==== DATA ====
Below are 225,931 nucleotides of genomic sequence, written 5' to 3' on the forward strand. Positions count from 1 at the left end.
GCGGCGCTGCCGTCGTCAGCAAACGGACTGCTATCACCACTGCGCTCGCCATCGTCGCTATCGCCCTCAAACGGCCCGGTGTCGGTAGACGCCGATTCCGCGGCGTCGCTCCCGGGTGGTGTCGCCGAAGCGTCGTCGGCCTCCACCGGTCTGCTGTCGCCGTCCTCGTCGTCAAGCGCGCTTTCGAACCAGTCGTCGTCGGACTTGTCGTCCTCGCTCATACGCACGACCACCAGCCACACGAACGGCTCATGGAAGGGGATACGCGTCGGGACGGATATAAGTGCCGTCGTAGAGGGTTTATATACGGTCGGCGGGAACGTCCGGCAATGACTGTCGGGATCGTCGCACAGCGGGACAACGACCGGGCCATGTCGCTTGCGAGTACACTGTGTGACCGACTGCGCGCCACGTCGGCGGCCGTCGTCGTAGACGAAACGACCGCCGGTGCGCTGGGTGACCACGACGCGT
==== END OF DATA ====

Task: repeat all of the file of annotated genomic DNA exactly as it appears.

Below are 225,931 nucleotides of genomic sequence, written 5' to 3' on the forward strand. Positions count from 1 at the left end.
GCGGCGCTGCCGTCGTCAGCAAACGGACTGCTATCACCACTGCGCTCGCCATCGTCGCTATCGCCCTCAAACGGCCCGGTGTCGGTAGACGCCGATTCCGCGGCGTCGCTCCCGGGTGGTGTCGCCGAAGCGTCGTCGGCCTCCACCGGTCTGCTGTCGCCGTCCTCGTCGTCAAGCGCGCTTTCGAACCAGTCGTCGTCGGACTTGTCGTCCTCGCTCATACGCACGACCACCAGCCACACGAACGGCTCATGGAAGGGGATACGCGTCGGGACGGATATAAGTGCCGTCGTAGAGGGTTTATATACGGTCGGCGGGAACGTCCGGCAATGACTGTCGGGATCGTCGCACAGCGGGACAACGACCGGGCCATGTCGCTTGCGAGTACACTGTGTGACCGACTGCGCGCCACGTCGGCGGCCGTCGTCGTAGACGAAACGACCGCCGGTGCGCTGGGTGACCACGACGCGT